You found a great location that you think is perfect for your business. The rent or purchase price is within your budget, you think that it's going to see an appropriate amount of foot traffic and the building is exactly what you had hoped to find.
Whether you're a general contractor or you only handle certain types of construction jobs, it's important to head off disputes before you end up in litigation. Save yourself some time, energy and money with this guide to avoiding complications and disputes.
If you run a small business, the odds are good that many of your customers pay with debit or credit cards. Many don't even carry cash. Checks are almost obsolete among younger people.
Easements, which grant someone else the right to use a piece of property in some way, are often a troubling issue in real estate. What didn't bother a past owner may be quite troublesome to a new owner -- and that creates conflict with the people who feel that the easement is their right.
Contracts are the building blocks of every successful business relationship. They clarify expectations and avoid misunderstandings.
Of all the hassles that people anticipate when they aim to open a new business, "zoning problems" seldom even make the list -- until they become a problem.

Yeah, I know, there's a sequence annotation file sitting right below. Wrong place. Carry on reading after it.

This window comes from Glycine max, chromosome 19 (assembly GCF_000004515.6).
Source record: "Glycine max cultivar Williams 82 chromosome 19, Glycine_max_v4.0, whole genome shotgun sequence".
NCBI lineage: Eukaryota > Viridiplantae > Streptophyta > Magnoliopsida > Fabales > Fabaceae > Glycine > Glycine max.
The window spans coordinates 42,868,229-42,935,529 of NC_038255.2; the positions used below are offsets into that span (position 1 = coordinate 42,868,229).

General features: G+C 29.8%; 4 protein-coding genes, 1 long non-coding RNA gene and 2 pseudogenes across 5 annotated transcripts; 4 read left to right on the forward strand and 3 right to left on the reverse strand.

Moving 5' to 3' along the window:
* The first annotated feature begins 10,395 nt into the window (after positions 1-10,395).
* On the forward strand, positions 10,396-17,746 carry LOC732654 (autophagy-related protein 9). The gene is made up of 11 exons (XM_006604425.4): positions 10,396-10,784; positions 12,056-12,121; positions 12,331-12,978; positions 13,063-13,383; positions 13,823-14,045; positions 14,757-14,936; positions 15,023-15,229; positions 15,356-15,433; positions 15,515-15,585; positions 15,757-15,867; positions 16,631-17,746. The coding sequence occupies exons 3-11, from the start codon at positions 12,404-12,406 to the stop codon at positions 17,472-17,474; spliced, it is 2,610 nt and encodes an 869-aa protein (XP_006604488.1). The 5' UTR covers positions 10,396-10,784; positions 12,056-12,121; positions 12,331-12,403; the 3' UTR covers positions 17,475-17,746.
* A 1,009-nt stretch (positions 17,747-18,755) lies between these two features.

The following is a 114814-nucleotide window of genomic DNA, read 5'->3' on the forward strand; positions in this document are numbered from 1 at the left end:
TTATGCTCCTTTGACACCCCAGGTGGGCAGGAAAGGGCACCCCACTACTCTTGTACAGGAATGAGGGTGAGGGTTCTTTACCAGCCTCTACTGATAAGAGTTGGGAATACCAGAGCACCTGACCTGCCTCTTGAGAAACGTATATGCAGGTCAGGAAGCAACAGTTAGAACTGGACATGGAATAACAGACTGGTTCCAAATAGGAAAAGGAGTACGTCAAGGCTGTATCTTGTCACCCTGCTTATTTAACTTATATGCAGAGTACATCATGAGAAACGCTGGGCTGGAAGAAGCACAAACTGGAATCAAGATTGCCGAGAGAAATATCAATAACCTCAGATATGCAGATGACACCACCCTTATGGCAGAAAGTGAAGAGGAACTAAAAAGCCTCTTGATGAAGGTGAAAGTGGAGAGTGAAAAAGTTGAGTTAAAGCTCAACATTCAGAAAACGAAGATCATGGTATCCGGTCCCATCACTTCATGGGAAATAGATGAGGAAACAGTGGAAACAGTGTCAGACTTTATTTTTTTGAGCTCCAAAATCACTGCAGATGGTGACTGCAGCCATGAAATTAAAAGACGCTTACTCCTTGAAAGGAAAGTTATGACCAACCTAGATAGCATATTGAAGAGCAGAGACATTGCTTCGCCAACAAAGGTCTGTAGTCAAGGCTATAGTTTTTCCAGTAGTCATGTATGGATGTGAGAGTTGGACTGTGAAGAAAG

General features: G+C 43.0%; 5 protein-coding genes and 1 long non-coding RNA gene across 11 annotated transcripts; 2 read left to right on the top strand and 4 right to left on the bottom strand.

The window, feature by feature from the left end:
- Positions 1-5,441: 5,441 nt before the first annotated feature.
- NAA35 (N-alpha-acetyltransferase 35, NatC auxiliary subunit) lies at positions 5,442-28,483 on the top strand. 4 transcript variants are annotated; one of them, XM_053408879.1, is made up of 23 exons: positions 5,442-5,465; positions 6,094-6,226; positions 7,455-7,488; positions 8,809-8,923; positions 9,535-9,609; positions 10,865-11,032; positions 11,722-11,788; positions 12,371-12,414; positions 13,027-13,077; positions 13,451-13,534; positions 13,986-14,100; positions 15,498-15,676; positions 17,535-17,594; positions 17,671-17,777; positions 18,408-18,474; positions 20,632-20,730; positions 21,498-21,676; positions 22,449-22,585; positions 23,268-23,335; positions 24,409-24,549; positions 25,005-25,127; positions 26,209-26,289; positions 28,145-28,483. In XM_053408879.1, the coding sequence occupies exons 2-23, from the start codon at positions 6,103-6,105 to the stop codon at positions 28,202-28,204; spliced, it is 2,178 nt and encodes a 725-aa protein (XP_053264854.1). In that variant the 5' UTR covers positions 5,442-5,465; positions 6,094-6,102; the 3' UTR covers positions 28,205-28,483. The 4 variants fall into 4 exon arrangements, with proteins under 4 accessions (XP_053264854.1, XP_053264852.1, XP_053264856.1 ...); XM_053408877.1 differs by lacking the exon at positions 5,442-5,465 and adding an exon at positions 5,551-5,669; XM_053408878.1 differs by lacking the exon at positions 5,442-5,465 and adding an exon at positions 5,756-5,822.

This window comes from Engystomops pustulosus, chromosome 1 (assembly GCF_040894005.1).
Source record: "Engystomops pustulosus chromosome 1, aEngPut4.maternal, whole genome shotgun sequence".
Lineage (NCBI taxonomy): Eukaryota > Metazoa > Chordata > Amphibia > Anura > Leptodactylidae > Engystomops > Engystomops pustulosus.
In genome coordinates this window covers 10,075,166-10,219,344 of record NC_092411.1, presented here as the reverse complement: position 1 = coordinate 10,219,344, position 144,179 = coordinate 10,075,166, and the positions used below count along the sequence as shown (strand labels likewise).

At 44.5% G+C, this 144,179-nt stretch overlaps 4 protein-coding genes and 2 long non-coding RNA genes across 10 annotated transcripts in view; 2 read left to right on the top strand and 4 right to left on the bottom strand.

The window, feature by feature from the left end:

Even if you didn't sign a noncompete agreement when you started your job, you still may need to know how to handle the issue if you're asked to sign one. More and more employers are using noncompete agreements to protect their interests. It's a wise business move for many in an age where "what you know" can be as valuable as "what you can do."
Online reviews are important to a business. They not only affect a company's ability to rank highly in search engine results, but they're also extremely influential when it comes to encouraging customers to try a business product or service.
If you've been in business for any length of time, you already know that you can't destroy any documents that could be relevant to a possible lawsuit.
Whether you're retiring or just closing up shop to focus on other goals, it's important to follow the right steps to formally dissolve your business. Otherwise, you could be opening yourself up to unfortunate financial liabilities toward the government, suppliers, customers and employees.